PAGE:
• •The well supplied water for a royally established monastery •Drapery cascades in solid, heavy waves down the figures •Rounded solid forms •Moses holds a copy of his writings; holds the position as messenger between God and his people
    • I’ve saved one of my favorites for last…
    • UNICORN IS FOUND AT THE FOUNTAIN From the HUNT OF THE UNICORN tapestry series 1495-1505 (turn of the 15th and 16th century) Wool, silk, and metallic thread. It’s about 12’x12’ Check it out at the Cloisters Museum in NYC! It’s so awesome!
    • •The tapestries in HUNT OF THE UNICORN series show many people and animals in a dense field of trees and flowers. We can see a castle/town far off in the distance •The rich colors are even better in person – the series is in really good condition…
    • “The Start of the Hunt” Look out, unicorn!
    • “The Unicorn is Found at the Fountain ”
    • “The Unicorn Leaps Out of the Stream” Oh no!
    • “The Unicorn At Bay” You go, unicorn!
    • “The Unicorn in Captivity” 
    • “The Unicorn Is Killed and Brought to the Castle”
    • Two fragments of a lost tapestry in the series
    • •The unicorn was said to be supernaturally swift and (according to Medieval tradition) could only be captured by a virgin, to whom it would come willingly •Unicorn = symbol of the Incarnation (Christ is the unicorn captured by the Virgin Mary), and also a metaphor for romance and love. •Unicorn – important animal in the Medieval “bestiary” – encyclopedia of real and imaginary animals that had moral/practical value
    • •People back then thought unicorns were real, and that their horn (narwhal’s horn) was an antidote to poison •The unicorn below dips its horn in the fountain to purify the water •Unicorn is just doing something nice, and the people capture and kill it – parallel to Christ’s death on the cross to save humanity •Red roses growing behind unicorn may be symbols of Mary and the Passion (Christ’s death) – the tapestries might be celebrating Christianity (or be a wedding gift?)
    • •Other animals have symbolism: •Lions = valor, faith, courage, mercy, and Resurrection of Christ (because they breathe life into their cubs, aww) •Stag = the Resurrection (it sheds and grows its antlers – rebirth!), and protector against poisonous serpents and general evil. •Rabbits = fertility (that makes sense) •Dogs = fidelity •Pair of pheasants = human love and marriage •Goldfinch = fertility and the Passion of Christ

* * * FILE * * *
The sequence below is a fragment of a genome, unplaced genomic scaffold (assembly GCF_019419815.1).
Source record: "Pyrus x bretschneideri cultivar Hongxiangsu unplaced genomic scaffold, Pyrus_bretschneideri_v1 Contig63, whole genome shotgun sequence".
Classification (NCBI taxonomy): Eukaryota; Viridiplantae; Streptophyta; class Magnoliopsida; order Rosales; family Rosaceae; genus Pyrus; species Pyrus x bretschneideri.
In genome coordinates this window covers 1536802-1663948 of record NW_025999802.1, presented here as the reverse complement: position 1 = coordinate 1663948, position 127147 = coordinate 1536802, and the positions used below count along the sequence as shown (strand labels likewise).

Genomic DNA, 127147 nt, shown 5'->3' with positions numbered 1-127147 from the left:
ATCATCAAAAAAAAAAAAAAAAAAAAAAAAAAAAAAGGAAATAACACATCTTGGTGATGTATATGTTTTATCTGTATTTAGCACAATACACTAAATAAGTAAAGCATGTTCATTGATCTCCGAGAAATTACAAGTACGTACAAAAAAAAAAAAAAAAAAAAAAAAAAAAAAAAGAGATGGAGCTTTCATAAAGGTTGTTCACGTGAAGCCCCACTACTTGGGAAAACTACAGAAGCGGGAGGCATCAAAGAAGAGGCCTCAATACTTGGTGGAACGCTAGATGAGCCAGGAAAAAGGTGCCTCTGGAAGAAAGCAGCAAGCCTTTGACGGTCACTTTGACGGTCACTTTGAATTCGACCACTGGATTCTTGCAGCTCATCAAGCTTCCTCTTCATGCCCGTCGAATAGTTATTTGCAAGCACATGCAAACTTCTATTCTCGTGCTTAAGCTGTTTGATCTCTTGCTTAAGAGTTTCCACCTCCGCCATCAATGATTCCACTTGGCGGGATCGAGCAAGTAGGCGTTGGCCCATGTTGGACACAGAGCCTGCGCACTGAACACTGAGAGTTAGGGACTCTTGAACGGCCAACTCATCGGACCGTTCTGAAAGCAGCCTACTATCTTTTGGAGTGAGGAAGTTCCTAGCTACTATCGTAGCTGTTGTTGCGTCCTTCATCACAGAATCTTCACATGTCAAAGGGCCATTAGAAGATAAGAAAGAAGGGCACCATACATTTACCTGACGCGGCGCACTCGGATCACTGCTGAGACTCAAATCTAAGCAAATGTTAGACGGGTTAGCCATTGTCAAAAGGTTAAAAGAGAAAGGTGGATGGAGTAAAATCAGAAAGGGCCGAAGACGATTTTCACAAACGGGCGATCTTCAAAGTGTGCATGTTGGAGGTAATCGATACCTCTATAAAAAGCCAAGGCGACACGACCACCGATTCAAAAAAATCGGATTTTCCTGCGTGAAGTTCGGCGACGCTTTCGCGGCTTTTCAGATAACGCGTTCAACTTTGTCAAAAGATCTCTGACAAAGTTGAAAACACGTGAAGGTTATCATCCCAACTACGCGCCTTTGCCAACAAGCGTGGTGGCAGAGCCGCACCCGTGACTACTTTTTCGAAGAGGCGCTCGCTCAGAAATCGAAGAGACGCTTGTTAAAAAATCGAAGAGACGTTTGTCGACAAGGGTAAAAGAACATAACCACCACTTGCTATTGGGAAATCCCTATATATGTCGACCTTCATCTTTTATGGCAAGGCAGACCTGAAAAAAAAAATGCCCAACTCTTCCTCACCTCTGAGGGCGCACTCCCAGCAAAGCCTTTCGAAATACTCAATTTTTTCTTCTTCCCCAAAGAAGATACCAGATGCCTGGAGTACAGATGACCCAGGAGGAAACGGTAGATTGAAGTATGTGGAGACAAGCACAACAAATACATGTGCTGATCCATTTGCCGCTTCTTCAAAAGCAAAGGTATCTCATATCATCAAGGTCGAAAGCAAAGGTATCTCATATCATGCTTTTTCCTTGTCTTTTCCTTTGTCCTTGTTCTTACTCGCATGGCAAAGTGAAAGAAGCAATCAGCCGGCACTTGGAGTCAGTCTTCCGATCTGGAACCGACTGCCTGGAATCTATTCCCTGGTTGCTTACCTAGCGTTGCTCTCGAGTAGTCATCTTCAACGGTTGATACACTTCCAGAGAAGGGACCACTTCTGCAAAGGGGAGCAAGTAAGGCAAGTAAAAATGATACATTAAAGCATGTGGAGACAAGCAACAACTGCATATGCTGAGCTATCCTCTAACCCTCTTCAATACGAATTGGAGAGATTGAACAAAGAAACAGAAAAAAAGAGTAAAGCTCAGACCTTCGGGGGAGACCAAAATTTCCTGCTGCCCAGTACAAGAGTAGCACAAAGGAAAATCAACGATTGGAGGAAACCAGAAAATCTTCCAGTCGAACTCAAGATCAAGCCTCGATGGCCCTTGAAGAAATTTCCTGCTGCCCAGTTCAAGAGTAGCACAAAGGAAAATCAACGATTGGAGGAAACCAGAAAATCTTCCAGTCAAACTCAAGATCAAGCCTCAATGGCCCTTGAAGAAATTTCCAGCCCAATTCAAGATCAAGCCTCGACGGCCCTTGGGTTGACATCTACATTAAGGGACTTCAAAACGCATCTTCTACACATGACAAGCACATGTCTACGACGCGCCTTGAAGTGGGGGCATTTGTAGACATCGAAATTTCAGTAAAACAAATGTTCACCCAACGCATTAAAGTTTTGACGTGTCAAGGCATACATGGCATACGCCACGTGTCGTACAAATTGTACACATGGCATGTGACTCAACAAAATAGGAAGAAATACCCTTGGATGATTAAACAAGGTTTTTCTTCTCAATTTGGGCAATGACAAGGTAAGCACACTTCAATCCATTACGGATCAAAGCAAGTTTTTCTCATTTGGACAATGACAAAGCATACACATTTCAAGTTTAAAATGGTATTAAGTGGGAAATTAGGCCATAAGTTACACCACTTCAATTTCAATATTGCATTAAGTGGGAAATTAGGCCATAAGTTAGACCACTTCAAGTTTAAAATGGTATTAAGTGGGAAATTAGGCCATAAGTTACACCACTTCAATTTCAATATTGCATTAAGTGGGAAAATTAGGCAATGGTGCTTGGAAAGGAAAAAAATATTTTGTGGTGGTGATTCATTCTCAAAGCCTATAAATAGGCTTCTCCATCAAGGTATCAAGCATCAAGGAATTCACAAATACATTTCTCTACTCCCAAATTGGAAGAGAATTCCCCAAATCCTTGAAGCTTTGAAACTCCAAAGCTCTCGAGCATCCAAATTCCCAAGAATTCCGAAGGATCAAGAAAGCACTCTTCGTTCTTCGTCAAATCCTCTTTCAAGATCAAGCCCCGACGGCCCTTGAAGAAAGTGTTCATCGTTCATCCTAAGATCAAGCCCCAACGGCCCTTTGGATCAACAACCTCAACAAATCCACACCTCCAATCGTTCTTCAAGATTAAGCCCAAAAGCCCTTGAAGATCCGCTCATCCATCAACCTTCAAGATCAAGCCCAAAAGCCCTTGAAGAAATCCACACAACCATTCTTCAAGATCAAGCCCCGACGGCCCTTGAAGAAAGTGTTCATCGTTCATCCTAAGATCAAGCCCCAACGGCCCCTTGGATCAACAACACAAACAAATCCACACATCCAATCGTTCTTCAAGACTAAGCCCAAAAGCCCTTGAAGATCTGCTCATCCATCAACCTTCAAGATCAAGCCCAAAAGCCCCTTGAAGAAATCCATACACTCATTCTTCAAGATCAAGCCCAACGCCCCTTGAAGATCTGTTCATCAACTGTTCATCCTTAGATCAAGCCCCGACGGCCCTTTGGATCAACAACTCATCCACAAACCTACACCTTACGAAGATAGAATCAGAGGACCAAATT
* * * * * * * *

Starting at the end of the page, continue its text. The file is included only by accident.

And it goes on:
• •What are the ducks for? Who knows! •Flowers and trees = protection and curative powers, each has religious and secular meaning •Strawberries = sexual love •Periwinkle = cures •Pansy = remembrance jealously •Oak tree = fidelity •Beech = nobility •Holly = protection against evil •Hawthorn = power of love •Pomegranate and orange = fertility
    • •“You are an enclosed garden, my sister, my bride, an enclosed garden, a fountain sealed” – biblical love poem that inspired the park-like setting with its fountain front and center. The hunt for the unicorn was a common theme in late Medieval and Renaissance works of art and literature.
    • VOCABULARY •ALTARPIECE: a painted or sculpted panel set on an altar of a church •BOOK OF HOURS: a book of prayers to be said at different times of day, days of the year •DONOR: a patron of a work of art, who is often seen in that work •ENGRAVING: a printmaking process in which a tool called a BURIN is used to carve into a metal plate, causing impressions to be made in the surface. Ink is passed into the crevices of the plate and paper is applied. The result is a print with remarkable details and finely shaded contours
    • •ETCHING: a printmaking process in which a metal plate is covered with a layer of wax. The artist uses a tool to cut into the wax to leave the plate exposed. The plate is then submerged in an acid bath, which eats away the exposed portions of the plate. The plate is removed from the acid, cleaned, and ink is filled into the crevices caused by the acid. Paper is applied and an impression is made. Etching produces the finest detail of the three types of early prints. •GRISAILLE: (pronounced “gri-zahy”) a painting done in neutral shades of gray to simulate the look of sculpture
    • •POLYPTYCH: a many-paneled altarpiece •TRIPTYCH: a three-paneled painting or sculpture •WOODCUT: a printmaking process by which a wooden table is carved into with a tool, leaving the design raised and the background cut away (like a rubber stamp). Ink is rolled onto the raised portions, and an impression is made when paper is applied to the surface. Woodcuts have strong angular surfaces with sharply delineated lines.
    • FIN